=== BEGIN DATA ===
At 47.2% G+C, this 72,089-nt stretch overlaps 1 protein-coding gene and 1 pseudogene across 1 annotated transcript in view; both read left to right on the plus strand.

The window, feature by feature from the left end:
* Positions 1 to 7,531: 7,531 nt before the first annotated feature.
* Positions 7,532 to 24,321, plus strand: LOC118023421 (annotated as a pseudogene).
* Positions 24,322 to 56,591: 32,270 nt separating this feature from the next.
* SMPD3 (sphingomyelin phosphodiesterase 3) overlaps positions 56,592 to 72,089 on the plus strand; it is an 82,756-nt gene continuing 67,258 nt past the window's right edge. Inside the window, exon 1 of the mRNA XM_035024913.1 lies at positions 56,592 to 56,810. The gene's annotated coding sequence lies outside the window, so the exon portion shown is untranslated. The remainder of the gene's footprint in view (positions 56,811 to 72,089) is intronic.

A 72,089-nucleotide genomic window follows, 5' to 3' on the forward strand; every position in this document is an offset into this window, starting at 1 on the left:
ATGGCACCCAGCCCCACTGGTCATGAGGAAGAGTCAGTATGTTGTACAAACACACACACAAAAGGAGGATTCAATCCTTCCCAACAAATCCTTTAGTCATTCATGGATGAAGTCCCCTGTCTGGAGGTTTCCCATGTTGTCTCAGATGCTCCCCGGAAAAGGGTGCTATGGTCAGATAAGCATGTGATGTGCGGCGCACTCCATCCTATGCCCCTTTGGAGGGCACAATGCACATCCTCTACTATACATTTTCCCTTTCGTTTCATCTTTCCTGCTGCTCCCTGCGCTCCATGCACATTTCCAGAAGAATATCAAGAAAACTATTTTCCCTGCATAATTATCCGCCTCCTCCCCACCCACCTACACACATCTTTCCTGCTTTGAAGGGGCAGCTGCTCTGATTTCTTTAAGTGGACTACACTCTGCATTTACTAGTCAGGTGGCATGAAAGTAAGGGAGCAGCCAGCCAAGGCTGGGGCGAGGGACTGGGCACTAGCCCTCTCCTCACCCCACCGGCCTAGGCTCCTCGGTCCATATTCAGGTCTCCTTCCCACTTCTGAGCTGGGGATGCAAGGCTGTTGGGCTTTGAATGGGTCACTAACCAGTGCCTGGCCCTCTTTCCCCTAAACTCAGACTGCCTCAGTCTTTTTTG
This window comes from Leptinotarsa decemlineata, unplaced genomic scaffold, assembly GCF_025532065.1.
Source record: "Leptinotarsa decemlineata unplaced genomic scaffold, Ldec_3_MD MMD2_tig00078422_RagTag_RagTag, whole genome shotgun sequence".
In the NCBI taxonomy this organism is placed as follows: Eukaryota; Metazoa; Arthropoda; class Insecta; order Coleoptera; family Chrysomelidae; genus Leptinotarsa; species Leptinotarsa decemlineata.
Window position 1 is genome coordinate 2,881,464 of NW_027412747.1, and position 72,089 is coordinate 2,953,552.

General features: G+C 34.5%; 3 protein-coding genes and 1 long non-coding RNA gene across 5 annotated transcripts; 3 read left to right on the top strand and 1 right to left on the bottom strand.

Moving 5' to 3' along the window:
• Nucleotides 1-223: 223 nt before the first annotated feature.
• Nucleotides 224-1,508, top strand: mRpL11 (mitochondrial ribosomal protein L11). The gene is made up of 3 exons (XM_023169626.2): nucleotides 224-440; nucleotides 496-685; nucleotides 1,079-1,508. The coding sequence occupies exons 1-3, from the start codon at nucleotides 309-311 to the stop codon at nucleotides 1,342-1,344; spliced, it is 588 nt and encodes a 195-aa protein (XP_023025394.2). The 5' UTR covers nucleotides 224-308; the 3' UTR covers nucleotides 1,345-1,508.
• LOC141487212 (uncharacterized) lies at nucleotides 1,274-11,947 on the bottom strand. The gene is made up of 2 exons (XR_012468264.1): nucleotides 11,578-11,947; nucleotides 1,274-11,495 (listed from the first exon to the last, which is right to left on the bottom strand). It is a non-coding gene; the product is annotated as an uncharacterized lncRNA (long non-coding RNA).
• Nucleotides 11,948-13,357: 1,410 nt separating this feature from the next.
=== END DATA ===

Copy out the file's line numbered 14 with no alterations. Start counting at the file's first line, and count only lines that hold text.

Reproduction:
Moving 5' to 3' along the window: